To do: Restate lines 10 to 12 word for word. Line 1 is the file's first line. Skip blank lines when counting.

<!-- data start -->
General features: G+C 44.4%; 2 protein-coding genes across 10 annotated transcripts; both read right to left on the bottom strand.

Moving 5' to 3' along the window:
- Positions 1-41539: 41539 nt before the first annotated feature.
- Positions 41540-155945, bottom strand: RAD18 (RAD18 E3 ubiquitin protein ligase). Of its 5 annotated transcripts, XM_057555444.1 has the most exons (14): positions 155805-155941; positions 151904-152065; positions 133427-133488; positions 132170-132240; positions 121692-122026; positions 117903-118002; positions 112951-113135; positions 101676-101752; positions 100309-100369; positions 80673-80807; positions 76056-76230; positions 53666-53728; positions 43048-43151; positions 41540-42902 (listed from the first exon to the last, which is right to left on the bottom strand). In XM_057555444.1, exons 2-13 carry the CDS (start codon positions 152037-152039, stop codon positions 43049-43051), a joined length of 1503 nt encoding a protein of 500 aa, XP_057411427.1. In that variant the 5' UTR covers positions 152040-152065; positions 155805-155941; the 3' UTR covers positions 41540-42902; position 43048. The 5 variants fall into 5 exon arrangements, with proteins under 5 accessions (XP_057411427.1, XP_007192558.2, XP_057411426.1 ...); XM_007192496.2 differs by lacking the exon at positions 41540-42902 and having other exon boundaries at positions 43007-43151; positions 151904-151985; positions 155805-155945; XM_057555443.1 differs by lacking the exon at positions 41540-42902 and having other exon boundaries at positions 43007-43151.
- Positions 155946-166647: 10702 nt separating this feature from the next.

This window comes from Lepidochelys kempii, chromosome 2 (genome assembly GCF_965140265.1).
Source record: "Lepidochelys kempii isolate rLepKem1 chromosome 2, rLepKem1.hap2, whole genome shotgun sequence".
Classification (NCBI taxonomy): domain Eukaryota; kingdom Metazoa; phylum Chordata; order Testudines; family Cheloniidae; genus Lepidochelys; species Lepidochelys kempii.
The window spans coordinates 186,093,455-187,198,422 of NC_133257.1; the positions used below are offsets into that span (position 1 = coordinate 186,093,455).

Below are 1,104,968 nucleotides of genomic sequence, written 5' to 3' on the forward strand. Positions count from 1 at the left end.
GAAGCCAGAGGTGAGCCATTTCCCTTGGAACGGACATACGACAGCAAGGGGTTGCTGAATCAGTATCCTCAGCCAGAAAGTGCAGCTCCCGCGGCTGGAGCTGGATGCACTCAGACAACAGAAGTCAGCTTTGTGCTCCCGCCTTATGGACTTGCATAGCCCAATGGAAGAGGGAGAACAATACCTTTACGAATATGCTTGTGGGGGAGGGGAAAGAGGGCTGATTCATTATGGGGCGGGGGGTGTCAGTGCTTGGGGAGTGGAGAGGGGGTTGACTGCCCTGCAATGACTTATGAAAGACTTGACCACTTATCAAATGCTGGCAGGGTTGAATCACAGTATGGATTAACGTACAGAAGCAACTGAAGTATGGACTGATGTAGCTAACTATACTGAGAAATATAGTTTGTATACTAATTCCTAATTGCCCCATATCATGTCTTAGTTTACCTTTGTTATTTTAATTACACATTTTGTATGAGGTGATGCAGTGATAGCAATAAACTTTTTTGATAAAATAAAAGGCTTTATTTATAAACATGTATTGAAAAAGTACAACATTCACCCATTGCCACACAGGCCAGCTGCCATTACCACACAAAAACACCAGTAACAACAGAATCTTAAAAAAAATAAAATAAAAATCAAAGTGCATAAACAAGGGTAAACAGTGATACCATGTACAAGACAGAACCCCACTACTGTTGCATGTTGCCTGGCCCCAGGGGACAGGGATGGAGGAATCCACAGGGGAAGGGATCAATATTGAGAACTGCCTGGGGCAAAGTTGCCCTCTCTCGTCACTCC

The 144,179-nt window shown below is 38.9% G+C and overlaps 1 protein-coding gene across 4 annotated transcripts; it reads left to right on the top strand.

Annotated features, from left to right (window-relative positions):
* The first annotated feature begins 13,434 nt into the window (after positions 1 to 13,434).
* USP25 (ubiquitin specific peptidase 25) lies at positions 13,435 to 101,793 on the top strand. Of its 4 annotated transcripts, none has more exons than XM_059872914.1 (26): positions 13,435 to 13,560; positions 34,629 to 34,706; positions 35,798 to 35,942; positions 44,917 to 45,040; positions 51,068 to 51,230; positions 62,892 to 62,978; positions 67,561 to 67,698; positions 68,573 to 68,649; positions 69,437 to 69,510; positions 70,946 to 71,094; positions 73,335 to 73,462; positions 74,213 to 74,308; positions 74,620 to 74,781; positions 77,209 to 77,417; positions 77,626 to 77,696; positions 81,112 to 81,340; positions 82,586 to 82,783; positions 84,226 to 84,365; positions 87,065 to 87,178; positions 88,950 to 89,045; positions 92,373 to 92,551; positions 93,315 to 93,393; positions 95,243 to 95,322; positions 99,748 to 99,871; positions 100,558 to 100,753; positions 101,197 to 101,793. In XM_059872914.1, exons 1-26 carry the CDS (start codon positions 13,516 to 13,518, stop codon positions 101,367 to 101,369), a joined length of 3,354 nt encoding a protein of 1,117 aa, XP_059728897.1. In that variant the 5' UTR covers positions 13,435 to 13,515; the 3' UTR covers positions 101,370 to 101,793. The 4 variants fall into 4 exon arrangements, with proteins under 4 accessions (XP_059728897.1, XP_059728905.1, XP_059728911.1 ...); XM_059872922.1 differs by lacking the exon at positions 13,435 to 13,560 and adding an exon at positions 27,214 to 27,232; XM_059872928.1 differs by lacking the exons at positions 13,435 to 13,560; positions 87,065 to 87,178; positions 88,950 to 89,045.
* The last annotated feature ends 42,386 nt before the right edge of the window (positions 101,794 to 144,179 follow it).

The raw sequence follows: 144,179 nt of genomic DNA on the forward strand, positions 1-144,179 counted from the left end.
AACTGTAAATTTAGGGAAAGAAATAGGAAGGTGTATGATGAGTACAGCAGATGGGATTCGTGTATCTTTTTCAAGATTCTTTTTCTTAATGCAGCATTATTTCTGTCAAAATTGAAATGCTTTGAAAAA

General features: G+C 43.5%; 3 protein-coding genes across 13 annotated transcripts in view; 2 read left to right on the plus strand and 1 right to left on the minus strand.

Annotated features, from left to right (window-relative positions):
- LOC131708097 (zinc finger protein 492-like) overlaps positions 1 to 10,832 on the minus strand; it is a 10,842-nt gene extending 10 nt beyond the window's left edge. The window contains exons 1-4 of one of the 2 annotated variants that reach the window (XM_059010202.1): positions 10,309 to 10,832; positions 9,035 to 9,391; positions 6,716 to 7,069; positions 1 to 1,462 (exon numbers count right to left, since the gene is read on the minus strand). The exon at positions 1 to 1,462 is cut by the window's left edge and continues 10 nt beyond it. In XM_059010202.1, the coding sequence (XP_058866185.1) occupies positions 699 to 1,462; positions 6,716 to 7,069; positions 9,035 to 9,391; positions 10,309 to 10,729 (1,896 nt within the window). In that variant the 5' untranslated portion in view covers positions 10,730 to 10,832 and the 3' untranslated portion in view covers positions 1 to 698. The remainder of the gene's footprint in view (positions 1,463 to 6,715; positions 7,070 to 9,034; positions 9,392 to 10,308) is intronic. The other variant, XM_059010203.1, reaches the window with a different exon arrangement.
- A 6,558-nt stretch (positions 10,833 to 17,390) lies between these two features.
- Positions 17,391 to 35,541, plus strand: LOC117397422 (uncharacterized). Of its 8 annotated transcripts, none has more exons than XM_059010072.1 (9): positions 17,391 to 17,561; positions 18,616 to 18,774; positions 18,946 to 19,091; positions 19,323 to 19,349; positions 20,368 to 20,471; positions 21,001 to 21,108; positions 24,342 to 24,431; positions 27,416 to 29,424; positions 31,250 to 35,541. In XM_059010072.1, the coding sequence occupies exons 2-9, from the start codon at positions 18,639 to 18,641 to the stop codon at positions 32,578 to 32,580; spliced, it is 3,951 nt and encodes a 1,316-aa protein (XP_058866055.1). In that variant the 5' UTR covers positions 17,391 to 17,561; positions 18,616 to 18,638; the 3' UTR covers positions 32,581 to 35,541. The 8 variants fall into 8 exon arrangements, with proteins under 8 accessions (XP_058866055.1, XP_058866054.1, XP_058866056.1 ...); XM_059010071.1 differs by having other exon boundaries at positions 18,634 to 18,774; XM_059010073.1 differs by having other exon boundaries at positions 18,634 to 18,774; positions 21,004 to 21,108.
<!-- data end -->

Below are 1,104,968 nucleotides of genomic sequence, written 5' to 3' on the forward strand. Positions count from 1 at the left end.
GAAGCCAGAGGTGAGCCATTTCCCTTGGAACGGACATACGACAGCAAGGGGTTGCTGAATCAGTATCCTCAGCCAGAAAGTGCAGCTCCCGCGGCTGGAGCTGGATGCACTCAGACAACAGAAGTCAGCTTTGTGCTCCCGCCTTATGGACTTGCATAGCCCAATGGAAGAGGGAGAACAATACCTTTACGAATATGCTTGTGGGGGAGGGGAAAGAGGGCTGATTCATTATGGGGCGGGGGGTGTCAGTGCTTGGGGAGTGGAGAGGGGGTTGACTGCCCTGCAATGACTTATGAAAGACTTGACCACTTATCAAATGCTGGCAGGGTTGAATCACAGTATGGATTAACGTACAGAAGCAACTGAAGTATGGACTGATGTAGCTAACTATACTGAGAAATATAGTTTGTATACTAATTCCTAATTGCCCCATATCATGTCTTAGTTTACCTTTGTTATTTTAATTACACATTTTGTATGAGGTGATGCAGTGATAGCAATAAACTTTTTTGATAAAATAAAAGGCTTTATTTATAAACATGTATTGAAAAAGTACAACATTCACCCATTGCCACACAGGCCAGCTGCCATTACCACACAAAAACACCAGTAACAACAGAATCTTAAAAAAAATAAAATAAAAATCAAAGTGCATAAACAAGGGTAAACAGTGATACCATGTACAAGACAGAACCCCACTACTGTTGCATGTTGCCTGGCCCCAGGGGACAGGGATGGAGGAATCCACAGGGGAAGGGATCAATATTGAGAACTGCCTGGGGCAAAGTTGCCCTCTCTCGTCACTCC

The 144,179-nt window shown below is 38.9% G+C and overlaps 1 protein-coding gene across 4 annotated transcripts; it reads left to right on the top strand.